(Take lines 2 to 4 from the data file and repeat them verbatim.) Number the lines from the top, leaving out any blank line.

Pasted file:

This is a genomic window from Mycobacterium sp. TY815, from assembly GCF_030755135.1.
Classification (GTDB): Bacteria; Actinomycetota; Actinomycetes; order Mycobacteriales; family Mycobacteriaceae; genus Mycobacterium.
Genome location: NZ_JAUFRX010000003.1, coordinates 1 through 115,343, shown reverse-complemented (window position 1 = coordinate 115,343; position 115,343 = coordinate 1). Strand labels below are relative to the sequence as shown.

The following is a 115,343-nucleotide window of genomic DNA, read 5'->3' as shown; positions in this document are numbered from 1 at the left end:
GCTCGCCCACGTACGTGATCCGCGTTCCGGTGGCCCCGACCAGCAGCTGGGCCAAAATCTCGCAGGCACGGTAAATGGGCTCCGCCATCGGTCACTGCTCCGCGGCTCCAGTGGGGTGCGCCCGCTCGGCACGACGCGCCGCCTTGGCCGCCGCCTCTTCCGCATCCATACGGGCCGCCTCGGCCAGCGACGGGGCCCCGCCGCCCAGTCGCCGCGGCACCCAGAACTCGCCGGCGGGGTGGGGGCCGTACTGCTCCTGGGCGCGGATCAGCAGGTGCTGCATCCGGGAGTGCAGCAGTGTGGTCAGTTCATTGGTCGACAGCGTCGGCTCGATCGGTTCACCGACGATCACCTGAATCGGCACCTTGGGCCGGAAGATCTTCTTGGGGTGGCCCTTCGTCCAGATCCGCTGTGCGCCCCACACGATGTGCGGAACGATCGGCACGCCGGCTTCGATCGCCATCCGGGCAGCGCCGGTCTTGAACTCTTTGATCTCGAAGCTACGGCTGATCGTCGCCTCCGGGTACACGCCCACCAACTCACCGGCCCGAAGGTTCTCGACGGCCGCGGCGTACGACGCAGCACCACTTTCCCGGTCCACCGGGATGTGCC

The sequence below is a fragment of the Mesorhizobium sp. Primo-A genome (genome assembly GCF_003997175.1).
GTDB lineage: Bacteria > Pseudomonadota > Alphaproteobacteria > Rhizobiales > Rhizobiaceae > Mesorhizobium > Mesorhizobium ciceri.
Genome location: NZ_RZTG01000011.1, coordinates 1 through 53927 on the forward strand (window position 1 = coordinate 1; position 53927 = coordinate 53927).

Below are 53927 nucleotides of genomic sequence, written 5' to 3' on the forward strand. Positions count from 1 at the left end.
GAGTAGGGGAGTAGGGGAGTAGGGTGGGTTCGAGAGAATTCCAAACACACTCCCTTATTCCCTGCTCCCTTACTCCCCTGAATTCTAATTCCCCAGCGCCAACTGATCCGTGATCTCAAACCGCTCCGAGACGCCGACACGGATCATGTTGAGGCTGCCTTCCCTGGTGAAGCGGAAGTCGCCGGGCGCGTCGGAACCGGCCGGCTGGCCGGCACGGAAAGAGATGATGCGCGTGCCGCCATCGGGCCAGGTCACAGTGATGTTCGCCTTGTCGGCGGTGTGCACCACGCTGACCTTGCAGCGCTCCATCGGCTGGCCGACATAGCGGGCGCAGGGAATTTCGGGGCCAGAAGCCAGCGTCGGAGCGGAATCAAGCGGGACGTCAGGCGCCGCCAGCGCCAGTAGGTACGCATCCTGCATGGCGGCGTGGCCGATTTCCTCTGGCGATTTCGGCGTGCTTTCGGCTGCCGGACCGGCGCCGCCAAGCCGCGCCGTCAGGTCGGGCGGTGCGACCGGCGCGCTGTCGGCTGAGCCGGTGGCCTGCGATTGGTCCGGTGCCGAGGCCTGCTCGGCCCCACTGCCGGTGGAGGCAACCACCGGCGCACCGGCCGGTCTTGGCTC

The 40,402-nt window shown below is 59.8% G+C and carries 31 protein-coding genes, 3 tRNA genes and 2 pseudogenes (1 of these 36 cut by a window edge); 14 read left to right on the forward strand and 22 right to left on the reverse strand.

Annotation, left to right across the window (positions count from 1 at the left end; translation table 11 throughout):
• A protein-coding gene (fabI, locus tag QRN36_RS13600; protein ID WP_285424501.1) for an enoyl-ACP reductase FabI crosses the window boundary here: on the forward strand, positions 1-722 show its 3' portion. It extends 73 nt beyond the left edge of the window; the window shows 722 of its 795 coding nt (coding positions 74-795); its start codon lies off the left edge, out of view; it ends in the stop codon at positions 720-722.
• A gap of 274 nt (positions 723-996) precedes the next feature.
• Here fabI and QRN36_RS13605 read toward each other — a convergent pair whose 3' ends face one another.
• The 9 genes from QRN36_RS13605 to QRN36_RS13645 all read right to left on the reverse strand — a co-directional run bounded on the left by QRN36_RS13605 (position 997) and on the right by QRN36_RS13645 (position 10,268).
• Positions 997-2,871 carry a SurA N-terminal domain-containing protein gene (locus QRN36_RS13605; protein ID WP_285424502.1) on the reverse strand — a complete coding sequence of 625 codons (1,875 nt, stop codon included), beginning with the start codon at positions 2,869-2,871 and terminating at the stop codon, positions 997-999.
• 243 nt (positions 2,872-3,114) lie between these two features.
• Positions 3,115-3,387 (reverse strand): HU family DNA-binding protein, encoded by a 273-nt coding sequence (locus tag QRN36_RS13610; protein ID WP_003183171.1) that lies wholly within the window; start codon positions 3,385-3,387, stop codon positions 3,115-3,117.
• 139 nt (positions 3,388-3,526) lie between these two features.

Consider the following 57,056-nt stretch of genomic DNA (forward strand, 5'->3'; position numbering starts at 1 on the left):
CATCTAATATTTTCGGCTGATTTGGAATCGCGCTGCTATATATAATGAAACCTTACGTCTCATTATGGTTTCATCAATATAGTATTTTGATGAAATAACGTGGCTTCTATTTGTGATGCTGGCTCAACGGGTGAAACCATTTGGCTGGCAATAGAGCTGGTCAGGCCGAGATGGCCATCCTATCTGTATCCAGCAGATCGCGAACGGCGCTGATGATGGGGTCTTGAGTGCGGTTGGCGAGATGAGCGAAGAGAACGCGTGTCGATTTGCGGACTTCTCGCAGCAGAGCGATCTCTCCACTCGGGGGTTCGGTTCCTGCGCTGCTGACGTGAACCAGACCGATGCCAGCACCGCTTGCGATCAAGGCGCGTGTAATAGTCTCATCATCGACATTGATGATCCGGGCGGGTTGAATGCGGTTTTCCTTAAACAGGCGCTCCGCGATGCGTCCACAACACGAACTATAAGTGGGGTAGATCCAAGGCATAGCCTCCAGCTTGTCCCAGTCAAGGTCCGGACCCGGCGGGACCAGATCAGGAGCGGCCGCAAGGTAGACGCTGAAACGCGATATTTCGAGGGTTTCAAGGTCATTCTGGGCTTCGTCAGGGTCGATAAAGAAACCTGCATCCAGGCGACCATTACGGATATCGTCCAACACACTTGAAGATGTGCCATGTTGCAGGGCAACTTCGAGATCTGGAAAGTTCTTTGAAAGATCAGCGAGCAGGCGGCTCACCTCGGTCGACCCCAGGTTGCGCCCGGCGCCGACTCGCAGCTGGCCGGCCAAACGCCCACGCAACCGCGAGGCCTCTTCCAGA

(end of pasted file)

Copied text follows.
Classification (GTDB): Bacteria; Actinomycetota; Actinomycetes; order Mycobacteriales; family Mycobacteriaceae; genus Mycobacterium.
Genome location: NZ_JAUFRX010000003.1, coordinates 1 through 115,343, shown reverse-complemented (window position 1 = coordinate 115,343; position 115,343 = coordinate 1). Strand labels below are relative to the sequence as shown.

The following is a 115,343-nucleotide window of genomic DNA, read 5'->3' as shown; positions in this document are numbered from 1 at the left end: